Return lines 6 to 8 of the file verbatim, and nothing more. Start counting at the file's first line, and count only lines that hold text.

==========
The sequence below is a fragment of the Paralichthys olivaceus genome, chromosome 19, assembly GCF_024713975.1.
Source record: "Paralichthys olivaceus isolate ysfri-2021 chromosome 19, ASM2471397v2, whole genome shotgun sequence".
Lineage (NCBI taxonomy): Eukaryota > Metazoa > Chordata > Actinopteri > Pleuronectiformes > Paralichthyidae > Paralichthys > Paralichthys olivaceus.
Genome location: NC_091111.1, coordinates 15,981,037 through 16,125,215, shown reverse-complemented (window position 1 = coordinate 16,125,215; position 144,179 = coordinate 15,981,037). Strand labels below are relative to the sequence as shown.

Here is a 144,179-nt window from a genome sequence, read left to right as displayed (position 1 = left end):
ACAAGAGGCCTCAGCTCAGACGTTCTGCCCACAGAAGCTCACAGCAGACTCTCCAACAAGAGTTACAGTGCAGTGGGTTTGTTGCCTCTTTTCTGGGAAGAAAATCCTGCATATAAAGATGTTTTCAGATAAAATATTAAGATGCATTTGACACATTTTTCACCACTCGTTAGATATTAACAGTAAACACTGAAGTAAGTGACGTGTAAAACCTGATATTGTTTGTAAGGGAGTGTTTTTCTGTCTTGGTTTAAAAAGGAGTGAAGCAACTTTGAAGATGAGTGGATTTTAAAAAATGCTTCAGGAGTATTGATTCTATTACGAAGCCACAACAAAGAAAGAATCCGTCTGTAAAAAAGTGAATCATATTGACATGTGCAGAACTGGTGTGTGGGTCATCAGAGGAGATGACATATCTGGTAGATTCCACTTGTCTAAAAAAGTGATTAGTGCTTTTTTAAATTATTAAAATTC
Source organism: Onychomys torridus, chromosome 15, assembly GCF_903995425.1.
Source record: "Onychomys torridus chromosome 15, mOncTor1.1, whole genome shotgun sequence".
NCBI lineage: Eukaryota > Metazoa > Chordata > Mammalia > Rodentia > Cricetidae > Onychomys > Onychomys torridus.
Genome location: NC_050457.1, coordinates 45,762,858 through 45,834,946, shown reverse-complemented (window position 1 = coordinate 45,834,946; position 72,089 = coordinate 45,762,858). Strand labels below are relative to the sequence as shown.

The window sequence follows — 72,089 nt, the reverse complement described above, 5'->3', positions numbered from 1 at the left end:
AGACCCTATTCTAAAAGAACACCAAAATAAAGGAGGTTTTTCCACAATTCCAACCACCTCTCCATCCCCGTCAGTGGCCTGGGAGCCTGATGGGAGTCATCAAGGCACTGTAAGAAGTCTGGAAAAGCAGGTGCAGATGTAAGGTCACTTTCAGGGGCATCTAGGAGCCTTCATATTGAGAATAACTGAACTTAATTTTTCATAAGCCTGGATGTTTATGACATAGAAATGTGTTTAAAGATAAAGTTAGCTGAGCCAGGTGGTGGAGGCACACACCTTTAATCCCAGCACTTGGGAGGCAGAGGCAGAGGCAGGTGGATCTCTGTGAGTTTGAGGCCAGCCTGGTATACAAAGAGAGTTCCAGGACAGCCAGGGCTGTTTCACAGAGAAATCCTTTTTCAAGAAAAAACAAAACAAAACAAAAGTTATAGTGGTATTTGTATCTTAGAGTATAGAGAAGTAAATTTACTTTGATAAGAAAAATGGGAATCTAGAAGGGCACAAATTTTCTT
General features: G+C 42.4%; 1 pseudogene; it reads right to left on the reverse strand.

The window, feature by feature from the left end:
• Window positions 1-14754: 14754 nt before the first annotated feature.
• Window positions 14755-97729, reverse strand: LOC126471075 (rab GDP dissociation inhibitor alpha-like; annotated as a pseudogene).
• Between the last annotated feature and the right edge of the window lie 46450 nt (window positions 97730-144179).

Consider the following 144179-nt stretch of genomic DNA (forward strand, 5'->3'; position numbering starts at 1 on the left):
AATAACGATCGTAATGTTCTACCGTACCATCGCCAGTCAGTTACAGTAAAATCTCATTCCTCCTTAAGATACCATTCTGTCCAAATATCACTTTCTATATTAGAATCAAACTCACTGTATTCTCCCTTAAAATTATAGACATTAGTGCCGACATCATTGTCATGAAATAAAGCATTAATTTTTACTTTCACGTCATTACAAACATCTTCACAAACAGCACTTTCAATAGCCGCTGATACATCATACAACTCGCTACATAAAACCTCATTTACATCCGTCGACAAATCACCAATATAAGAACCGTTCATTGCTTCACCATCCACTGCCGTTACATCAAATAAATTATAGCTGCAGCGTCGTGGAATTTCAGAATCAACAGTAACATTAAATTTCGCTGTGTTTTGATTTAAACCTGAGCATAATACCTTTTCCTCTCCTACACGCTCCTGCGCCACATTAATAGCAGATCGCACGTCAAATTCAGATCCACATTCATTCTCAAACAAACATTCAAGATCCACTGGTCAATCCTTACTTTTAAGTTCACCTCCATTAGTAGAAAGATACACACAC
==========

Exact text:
ACAAGAGGCCTCAGCTCAGACGTTCTGCCCACAGAAGCTCACAGCAGACTCTCCAACAAGAGTTACAGTGCAGTGGGTTTGTTGCCTCTTTTCTGGGAAGAAAATCCTGCATATAAAGATGTTTTCAGATAAAATATTAAGATGCATTTGACACATTTTTCACCACTCGTTAGATATTAACAGTAAACACTGAAGTAAGTGACGTGTAAAACCTGATATTGTTTGTAAGGGAGTGTTTTTCTGTCTTGGTTTAAAAAGGAGTGAAGCAACTTTGAAGATGAGTGGATTTTAAAAAATGCTTCAGGAGTATTGATTCTATTACGAAGCCACAACAAAGAAAGAATCCGTCTGTAAAAAAGTGAATCATATTGACATGTGCAGAACTGGTGTGTGGGTCATCAGAGGAGATGACATATCTGGTAGATTCCACTTGTCTAAAAAAGTGATTAGTGCTTTTTTAAATTATTAAAATTC
Source organism: Onychomys torridus, chromosome 15, assembly GCF_903995425.1.
Source record: "Onychomys torridus chromosome 15, mOncTor1.1, whole genome shotgun sequence".